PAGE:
where in the last inequality we have used (ii) of p-atom. □

Proof of Theorem 1.1

For \(f\in H_{a}^{p}(\mathbb{C} ^{n})\), it follows that \(f=\sum_{j=1}^{\infty }\lambda_{j}a_{j}\), where \(a_{j}\)’s are \((p,2,s)\)-atoms supported in \(B_{r}(z_{0})\). Then we get
$$\begin{aligned} \sum_{k=0}^{\infty } \Vert f\times \varphi_{k} \Vert _{2}^{p}(2k+n)^{- \sigma } \leq &\sum_{k=0}^{\infty }\sum _{j=1}^{\infty }\vert \lambda_{j} \vert ^{p} \Vert a_{j}\times \varphi_{k} \Vert _{2}^{p}(2k+n)^{-\sigma } \\ \leq & \sum_{j=1}^{\infty }\vert \lambda_{j} \vert ^{p} \biggl(\sum _{2k+n>r^{-2}}+ \sum_{2k+n\leq r^{-2}} \biggr)\Vert a_{j}\times \varphi_{k} \Vert _{2}^{p}(2k+n)^{- \sigma } \\ =&\sum_{j=1}^{\infty }\vert \lambda_{j} \vert ^{p}(S_{1}+S_{2}), \end{aligned}$$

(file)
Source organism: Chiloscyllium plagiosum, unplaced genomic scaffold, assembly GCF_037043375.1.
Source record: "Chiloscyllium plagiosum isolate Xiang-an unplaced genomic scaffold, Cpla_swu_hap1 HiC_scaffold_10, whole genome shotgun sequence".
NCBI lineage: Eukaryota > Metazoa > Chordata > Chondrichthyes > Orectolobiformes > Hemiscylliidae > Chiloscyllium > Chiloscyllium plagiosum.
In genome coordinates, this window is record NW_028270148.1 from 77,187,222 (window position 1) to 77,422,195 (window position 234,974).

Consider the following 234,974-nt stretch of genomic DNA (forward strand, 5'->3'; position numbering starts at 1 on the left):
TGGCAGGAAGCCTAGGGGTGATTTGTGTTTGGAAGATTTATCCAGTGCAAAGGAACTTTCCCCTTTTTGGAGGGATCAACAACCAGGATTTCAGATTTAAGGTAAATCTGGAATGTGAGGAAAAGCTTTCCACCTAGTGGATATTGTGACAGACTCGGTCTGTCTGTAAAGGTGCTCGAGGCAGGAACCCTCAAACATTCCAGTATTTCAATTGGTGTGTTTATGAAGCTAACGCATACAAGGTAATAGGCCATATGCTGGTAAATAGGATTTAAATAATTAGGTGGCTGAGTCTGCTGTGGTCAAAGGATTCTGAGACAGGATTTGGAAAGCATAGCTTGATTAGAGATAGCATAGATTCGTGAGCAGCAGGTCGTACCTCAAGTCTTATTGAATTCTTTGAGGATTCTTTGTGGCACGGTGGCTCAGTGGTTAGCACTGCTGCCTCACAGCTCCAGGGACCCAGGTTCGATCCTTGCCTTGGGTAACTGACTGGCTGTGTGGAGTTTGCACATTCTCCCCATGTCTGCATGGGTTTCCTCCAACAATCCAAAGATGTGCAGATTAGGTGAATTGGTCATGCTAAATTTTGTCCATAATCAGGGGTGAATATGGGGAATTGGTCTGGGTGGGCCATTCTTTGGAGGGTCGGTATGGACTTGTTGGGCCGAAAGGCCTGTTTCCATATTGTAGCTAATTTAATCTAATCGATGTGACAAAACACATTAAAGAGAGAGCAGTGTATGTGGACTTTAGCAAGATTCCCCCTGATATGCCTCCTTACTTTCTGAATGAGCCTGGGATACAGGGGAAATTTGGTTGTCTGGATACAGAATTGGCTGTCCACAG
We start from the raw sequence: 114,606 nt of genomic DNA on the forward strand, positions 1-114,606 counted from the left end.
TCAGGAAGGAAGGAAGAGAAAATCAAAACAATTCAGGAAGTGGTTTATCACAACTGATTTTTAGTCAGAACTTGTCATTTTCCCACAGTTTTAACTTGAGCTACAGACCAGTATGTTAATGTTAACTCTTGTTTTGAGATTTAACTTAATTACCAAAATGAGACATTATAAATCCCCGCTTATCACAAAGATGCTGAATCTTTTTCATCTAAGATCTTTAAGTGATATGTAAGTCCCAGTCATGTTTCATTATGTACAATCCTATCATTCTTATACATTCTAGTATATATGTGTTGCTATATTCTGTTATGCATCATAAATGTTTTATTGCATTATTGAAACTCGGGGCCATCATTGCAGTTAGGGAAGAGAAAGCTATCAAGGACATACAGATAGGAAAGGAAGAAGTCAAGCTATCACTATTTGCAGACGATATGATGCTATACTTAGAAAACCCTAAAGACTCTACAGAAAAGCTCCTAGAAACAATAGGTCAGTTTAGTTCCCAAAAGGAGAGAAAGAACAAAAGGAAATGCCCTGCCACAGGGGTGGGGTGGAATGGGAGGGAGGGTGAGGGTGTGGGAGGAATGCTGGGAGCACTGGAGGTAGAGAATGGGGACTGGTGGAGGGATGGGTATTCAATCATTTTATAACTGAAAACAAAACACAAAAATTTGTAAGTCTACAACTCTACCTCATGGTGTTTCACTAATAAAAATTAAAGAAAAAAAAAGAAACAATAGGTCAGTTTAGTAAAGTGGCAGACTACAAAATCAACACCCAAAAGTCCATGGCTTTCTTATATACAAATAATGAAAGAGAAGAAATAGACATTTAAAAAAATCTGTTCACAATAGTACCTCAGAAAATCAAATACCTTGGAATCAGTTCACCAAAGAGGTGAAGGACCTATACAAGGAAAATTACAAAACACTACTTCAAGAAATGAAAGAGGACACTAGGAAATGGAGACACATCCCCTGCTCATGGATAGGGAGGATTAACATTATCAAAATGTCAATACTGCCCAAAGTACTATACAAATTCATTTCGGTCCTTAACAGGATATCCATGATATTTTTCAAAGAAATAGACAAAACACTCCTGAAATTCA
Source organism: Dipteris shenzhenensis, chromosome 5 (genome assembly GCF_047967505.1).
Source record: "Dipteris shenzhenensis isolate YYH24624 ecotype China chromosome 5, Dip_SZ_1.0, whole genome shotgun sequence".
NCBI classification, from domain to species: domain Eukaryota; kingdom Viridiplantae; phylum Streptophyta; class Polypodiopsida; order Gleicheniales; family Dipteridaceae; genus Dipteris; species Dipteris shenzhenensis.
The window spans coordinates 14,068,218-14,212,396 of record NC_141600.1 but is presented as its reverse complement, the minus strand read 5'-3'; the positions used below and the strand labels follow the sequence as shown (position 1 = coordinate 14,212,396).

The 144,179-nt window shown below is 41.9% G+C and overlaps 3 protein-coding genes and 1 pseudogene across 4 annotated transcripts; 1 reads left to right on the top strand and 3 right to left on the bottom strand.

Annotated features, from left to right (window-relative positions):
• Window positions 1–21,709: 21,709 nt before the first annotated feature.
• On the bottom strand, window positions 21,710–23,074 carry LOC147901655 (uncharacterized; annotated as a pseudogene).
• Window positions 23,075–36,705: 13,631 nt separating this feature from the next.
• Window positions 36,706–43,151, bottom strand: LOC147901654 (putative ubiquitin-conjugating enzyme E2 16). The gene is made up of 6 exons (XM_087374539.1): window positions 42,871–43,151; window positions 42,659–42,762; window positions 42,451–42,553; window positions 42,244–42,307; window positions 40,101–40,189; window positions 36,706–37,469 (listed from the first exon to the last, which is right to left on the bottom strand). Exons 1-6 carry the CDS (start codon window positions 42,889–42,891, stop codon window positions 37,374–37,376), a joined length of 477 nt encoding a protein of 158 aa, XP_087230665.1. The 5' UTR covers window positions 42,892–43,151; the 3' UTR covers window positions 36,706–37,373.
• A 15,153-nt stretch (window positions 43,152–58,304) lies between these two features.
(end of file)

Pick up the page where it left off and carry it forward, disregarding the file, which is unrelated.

from which we see that, to get this theorem, it suffices to show that \(S_{1}\) and \(S_{2}\) are bounded.
For the term \(S_{1}\), Hölder’s inequality gives
$$\begin{aligned} S_{1} =& \sum_{2k+n>r^{-2}}\Vert a_{j}\times \varphi_{k} \Vert _{2}^{p}(2k+n)^{- \sigma } \\ \leq & \biggl(\sum_{2k+n>r^{-2}}\Vert a_{j} \times \varphi_{k} \Vert _{2}^{2} \biggr)^{\frac{p}{2}} \biggl(\sum_{2k+n>r^{-2}}(2k+n)^{- \frac{2\sigma }{2-p}} \biggr)^{\frac{2-p}{2}} \\ \leq & c \Vert a_{j} \Vert _{2}^{p}r^{2\sigma +p-2} \\ \leq & c r^{np-2n} r^{2\sigma +p-2} \\ =& c, \end{aligned}$$
where the last inequality follows from the fact \(\Vert a_{j} \Vert _{2}\leq cr ^{2n(\frac{1}{2}-\frac{1}{p})}\).
Now, for the term \(S_{2}\), by Lemma 3.3, we have
$$\begin{aligned} S_{2} =& \sum_{2k+n\leq r^{-2}}\Vert a_{j}\times \varphi_{k} \Vert _{2}^{p}(2k+n)^{- \sigma } \\ \leq & \Vert a_{j} \Vert _{2}^{p(1-\frac{s+1+n}{2n(1/p-1/2)})} \sum _{2k+n\leq r^{-2}}(2k+n)^{-\sigma +(s+n)p/2} \\ \leq & c r^{(s+1)p-2n+2np} r^{2\sigma -(s+n)p-2} \\ =& c. \end{aligned}$$